UCLan has launched a campaign to highlight the importance of creative industries.Advertisement
The Creativity Matters campaign is designed by the agency Wash Studio and aims to inspire the next generation of creative workers.
Oxford Economics predicts the creative industries will generate 300,000 more jobs and an additional £28 billion in GVA across the UK by 2025. However, the pandemic has led to financial struggles for organisations in the sector and a lower employment rate – a trend that UCLan’s School of Arts and Media wants to change.
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Heather Ellis, Director of Marketing at the University of Central Lancashire, said: “Britain’s economy is founded on creativity.
“Without it, there is so much that would be lost. Across the North West, we have a thriving creative community and a vision to produce creative work-ready graduates who contribute and add to the economy.
“As we recover from the pandemic, we saw an opportunity to reiterate the value of the arts and set out a vision for a fourth industrial revolution, driven by the creative people looking to contribute to our society and shape the cultural landscape around us.”
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The campaign emphasises the stats around the creative industry, the jobs supported, and its contribution to the UK economy.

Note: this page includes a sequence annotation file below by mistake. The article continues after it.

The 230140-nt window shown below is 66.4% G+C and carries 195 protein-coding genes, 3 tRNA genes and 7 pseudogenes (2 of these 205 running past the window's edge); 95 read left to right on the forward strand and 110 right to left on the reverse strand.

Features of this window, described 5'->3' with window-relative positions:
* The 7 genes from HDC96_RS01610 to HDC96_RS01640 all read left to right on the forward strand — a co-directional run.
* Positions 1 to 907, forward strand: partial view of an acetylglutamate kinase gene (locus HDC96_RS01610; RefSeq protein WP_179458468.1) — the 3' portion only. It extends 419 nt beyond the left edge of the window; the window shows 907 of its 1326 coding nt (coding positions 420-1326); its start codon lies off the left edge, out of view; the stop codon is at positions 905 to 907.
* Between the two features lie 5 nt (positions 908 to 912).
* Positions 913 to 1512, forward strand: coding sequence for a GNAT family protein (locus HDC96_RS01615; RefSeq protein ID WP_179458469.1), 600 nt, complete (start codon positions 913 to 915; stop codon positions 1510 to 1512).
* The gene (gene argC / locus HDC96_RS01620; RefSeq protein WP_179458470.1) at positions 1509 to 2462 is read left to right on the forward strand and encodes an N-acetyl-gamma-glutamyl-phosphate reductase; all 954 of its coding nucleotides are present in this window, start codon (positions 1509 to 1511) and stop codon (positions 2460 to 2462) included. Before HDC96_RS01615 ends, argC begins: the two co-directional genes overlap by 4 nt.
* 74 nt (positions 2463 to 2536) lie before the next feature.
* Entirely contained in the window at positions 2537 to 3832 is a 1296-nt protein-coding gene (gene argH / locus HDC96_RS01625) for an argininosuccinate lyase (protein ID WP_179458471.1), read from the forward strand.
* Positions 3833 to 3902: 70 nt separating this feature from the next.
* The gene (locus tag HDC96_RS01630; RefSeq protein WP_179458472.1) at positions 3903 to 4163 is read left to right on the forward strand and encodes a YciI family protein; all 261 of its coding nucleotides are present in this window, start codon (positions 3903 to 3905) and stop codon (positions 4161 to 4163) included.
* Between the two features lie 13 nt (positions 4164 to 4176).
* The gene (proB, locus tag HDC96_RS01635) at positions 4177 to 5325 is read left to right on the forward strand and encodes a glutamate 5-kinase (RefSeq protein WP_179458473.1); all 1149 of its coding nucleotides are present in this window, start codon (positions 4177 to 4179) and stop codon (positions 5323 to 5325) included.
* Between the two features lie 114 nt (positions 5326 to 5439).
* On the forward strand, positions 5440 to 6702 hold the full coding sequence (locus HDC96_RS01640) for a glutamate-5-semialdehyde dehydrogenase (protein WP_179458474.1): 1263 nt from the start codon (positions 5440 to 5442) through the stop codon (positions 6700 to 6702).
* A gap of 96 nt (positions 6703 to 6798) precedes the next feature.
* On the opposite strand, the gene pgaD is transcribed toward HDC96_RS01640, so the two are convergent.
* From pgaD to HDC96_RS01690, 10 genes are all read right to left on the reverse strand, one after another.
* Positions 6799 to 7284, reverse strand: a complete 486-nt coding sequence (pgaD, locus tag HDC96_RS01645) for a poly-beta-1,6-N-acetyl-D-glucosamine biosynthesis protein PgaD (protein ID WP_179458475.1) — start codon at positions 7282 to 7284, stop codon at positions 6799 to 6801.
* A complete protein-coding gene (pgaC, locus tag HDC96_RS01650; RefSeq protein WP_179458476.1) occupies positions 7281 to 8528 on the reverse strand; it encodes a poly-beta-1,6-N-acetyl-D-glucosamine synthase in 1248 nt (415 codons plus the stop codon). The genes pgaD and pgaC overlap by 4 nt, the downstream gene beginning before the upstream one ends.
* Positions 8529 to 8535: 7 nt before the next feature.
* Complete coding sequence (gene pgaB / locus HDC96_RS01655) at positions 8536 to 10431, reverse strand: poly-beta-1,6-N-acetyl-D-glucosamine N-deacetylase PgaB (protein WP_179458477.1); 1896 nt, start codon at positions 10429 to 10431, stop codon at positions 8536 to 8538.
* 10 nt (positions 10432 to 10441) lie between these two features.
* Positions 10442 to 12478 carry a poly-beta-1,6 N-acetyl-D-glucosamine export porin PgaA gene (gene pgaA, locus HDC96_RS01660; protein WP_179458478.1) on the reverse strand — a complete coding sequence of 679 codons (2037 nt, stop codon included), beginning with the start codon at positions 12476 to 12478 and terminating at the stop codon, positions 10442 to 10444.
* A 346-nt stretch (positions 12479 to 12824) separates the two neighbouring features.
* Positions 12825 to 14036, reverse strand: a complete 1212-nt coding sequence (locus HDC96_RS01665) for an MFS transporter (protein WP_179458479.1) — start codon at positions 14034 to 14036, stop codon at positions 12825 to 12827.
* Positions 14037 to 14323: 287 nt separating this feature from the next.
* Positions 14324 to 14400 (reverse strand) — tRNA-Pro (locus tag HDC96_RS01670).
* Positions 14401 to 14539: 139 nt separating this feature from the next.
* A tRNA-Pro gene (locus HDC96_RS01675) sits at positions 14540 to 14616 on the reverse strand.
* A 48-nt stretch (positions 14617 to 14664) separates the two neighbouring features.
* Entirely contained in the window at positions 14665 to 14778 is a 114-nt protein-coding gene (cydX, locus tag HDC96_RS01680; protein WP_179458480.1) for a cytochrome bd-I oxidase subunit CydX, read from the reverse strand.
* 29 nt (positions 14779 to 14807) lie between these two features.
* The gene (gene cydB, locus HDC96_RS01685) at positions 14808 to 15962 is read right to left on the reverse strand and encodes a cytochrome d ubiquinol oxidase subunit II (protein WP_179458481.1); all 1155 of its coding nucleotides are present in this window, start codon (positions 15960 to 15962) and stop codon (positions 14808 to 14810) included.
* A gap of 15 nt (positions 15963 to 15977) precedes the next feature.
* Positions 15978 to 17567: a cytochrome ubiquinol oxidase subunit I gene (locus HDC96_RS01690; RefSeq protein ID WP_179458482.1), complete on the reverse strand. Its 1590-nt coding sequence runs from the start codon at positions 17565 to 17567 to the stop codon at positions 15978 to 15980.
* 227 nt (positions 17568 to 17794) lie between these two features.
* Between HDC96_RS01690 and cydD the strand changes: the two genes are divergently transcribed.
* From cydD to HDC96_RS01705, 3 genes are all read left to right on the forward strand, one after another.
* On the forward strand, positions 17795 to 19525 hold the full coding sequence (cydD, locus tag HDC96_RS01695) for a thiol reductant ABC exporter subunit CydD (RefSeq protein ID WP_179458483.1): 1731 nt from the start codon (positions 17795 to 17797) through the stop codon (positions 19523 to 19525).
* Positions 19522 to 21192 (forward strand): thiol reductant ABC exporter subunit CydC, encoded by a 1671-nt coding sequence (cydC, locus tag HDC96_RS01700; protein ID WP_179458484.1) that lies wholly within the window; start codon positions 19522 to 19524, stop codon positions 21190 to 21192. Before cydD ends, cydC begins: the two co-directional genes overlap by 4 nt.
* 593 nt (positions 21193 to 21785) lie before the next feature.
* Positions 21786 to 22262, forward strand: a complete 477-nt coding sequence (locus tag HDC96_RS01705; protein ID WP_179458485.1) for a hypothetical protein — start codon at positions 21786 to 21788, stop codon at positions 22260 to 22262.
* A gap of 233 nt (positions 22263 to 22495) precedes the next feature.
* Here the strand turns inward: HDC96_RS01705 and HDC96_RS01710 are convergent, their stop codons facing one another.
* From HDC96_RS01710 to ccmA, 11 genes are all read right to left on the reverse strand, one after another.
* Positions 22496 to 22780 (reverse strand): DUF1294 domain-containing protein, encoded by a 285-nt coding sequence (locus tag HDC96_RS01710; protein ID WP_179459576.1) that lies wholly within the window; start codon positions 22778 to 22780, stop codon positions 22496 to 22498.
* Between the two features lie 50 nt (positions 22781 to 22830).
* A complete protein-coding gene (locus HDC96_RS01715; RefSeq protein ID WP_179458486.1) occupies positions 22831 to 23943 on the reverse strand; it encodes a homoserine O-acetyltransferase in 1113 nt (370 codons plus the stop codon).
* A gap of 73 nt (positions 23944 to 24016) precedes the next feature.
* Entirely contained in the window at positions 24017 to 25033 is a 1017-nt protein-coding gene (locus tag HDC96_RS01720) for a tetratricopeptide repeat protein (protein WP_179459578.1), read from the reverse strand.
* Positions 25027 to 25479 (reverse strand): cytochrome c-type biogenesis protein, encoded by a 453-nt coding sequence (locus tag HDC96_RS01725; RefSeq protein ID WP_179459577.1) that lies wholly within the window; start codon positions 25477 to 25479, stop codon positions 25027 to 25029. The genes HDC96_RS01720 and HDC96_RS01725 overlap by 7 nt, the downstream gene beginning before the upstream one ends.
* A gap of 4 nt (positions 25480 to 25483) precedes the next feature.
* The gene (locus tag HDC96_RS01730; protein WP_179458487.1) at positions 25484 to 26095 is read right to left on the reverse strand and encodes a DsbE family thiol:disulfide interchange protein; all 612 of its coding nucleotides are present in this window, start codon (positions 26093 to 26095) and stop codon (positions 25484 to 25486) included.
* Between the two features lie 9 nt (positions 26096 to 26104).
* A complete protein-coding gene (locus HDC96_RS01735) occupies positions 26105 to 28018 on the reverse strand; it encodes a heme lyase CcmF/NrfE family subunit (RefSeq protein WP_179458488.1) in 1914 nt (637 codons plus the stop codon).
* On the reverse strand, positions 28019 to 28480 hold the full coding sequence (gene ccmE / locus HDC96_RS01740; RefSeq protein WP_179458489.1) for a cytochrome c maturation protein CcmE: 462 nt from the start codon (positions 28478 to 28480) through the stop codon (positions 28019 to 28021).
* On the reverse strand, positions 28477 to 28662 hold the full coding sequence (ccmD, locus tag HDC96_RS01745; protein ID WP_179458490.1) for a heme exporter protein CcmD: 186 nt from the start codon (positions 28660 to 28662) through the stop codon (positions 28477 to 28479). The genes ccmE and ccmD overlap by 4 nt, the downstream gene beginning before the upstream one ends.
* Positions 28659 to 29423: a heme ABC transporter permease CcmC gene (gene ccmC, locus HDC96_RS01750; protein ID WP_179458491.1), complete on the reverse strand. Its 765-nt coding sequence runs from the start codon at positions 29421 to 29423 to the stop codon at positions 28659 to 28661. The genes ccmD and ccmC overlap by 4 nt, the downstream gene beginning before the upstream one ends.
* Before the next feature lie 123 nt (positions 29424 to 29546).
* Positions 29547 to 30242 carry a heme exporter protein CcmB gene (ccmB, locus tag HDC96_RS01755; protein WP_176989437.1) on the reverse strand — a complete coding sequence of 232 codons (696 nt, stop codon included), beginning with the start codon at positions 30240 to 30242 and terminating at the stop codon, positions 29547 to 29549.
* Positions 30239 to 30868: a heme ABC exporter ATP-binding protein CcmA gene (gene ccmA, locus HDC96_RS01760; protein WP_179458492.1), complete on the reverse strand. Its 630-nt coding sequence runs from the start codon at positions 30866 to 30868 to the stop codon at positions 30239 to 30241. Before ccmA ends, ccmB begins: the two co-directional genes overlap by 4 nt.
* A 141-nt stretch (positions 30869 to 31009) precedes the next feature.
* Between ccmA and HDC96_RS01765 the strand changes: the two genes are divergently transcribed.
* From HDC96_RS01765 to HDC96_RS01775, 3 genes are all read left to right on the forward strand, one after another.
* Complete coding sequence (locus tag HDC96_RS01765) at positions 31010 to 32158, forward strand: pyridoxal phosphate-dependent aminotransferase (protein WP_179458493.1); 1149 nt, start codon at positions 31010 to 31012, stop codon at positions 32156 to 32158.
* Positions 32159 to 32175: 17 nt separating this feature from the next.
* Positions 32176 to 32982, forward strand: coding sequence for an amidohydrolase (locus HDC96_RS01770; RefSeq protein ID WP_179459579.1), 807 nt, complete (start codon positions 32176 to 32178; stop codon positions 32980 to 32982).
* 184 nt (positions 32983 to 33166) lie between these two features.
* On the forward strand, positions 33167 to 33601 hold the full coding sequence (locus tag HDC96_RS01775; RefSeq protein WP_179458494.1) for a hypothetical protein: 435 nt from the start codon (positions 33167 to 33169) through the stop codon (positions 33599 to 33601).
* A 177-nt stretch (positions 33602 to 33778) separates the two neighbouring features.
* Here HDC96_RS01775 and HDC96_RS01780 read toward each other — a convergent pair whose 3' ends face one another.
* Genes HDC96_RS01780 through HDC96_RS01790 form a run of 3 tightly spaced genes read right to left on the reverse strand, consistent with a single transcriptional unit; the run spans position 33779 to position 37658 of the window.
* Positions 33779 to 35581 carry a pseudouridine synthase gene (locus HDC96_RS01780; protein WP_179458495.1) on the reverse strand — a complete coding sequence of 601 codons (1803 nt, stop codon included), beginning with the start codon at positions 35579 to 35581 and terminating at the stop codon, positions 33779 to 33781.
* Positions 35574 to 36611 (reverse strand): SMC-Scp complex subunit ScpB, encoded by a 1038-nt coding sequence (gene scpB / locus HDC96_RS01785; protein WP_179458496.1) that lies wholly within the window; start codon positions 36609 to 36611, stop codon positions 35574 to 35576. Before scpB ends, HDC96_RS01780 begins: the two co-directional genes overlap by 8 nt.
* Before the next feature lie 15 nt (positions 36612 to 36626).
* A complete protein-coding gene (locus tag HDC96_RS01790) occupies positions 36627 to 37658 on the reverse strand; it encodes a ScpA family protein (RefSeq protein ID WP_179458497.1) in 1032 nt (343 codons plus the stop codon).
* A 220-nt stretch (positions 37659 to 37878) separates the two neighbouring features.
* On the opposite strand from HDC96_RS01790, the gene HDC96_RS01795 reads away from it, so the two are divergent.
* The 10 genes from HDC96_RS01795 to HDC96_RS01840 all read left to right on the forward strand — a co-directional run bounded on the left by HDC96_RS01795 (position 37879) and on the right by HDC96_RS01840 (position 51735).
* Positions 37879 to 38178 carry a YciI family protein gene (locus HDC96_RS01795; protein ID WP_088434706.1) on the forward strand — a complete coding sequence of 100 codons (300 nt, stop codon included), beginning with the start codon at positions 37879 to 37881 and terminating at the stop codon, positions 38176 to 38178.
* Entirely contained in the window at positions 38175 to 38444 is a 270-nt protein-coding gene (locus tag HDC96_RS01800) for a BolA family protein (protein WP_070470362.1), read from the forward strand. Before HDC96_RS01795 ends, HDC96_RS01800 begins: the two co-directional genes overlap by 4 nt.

UCLan said through colourful film and photography, the campaign demonstrates its value and importance.
Creativity Matters launched at Create Your Future UCAS in London, an event for those looking to train and start creative careers.
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Lynsey Thompson, Managing Director at Wash Studio, said: “We are surrounded by creativity in our everyday lives.
“From the clothes we wear to the images on our screens, we wanted to cover it up and create a blank world but do it in a way that looked like a creative piece or an art installation in its own right.
“We also knew it would give us some great material for all the social platforms. Although we needed to get a strong message across – we also wanted it to be engaging and fun.
“Who wouldn’t want to throw paint everywhere? We needed to carefully curate and choreograph the filming, as we only had one chance to make this work!”
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What are your thoughts on the creative industrial revolution? Let us know in the comments below